Keep diseases at bay to ensure the minimum loss of new lambs
Published 15/02/2011 | 05:00
Veterinary Ireland held an all- day conference on sheep health and diseases recently in Athlone. The conference was well attended with more than 100 vets from all over the country up-skilling themselves on all things ovine. It is a few years since such an event was held but, judging by the interest and feedback, this sort of conference will be held more frequently in the future.
One of the talks on lamb diseases was given by Prof Michael Doherty of UCD Veterinary College -- and was very interesting.
Prof Doherty spoke about lambs born with, or quickly developing, nervous signs. These include young lambs going blind or staggering around the pen in an unusual manner. Sometimes the signs are simply a lamb in poor condition and not interested in its environment. Others are more dramatic, with the head tilted to one side or even held backwards in an exaggerated upright position.
We group all of these under the heading of neurological diseases. Some of the diseases we are quite familiar with, such as meningitis caused by E-coli or Salmonella bacteria. E-coli will strike the vulnerable lamb at birth or in the first few days of life. It is an environmental disease in that it is picked up from the bedding or the walls of the lambing area or through the lamb's navel. It can be an enormous problem with indoor lambing in particular and will cause unsustainable losses across the entire enterprise.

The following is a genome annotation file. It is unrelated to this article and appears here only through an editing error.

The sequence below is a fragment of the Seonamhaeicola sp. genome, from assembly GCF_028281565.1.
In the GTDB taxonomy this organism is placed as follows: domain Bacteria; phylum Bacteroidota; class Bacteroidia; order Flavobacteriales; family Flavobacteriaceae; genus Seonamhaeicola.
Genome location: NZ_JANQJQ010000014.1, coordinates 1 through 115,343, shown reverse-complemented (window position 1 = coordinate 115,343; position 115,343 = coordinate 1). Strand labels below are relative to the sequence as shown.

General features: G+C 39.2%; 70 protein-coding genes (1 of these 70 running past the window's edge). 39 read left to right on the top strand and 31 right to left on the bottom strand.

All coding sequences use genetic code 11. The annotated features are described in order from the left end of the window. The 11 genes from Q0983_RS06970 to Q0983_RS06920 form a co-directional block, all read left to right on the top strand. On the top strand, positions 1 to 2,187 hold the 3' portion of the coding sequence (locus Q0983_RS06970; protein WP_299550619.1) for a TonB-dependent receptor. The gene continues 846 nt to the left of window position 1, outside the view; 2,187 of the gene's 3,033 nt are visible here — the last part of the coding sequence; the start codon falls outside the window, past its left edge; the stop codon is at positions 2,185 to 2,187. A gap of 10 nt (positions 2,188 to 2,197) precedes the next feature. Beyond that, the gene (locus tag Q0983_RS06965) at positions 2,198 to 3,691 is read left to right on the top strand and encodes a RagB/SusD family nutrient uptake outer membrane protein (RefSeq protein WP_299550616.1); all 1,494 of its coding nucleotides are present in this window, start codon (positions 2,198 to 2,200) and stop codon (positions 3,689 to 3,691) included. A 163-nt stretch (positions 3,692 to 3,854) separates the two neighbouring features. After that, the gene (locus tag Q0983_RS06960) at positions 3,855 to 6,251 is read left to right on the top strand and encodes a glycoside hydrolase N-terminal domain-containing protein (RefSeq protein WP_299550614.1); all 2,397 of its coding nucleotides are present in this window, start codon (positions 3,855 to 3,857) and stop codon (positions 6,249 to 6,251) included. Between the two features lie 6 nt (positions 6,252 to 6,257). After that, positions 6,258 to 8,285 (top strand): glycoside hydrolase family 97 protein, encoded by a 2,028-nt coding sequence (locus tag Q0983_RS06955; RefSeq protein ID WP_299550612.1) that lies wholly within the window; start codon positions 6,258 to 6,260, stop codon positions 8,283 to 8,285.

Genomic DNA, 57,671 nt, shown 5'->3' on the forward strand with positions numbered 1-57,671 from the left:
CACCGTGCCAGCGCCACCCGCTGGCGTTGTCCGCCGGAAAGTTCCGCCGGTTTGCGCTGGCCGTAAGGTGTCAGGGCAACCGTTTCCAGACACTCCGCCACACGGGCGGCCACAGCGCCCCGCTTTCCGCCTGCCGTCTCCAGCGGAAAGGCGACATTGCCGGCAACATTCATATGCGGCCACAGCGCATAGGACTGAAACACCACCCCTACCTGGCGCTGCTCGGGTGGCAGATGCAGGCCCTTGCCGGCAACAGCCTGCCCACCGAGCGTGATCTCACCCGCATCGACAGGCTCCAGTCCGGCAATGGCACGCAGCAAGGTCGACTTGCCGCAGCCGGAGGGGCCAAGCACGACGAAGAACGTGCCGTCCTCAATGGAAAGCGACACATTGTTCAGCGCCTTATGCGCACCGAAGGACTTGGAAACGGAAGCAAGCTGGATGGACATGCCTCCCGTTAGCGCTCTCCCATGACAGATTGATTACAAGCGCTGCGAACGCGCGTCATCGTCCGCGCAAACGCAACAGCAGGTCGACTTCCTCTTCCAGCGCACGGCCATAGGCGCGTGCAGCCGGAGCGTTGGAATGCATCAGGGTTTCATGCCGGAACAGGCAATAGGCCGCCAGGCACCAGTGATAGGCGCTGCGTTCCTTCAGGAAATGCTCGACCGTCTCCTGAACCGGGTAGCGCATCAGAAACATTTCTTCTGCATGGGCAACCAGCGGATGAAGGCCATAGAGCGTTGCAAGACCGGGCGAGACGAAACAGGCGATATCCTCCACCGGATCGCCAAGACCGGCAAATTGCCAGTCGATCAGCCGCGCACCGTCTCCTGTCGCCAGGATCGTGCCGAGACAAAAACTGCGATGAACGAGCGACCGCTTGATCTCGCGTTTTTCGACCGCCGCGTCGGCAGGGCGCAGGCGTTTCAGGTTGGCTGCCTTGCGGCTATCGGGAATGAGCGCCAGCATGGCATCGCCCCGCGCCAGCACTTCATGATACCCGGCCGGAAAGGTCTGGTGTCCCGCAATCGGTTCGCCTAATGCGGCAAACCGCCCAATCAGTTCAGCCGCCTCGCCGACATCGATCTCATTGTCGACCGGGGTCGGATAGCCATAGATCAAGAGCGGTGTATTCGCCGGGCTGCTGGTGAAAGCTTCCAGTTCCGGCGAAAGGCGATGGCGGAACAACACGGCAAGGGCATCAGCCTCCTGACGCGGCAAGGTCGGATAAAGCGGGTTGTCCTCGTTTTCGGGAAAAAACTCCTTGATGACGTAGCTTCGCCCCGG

Remember that E-coli will affect many different species and can be a zoonosis, a disease of animals that can spread to humans. With that in mind, we should observe strict hygiene with a plentiful supply of disinfection and hot and cold water for washing.
When E-coli strikes, it causes the disease known as watery mouth. It also causes scour, navel ill and often spreads to other organs in the body. These include the joints and the brain.
With E-coli in the joints, we see lame lambs with swollen joints, stiff backs and, in general, ill health.
When bacteria invade the brain, they cause meningitis with severe headaches for the poor lamb. Meningitis also leads to nervous signs such as convulsions, staggering and head-pressing. It is usually fatal.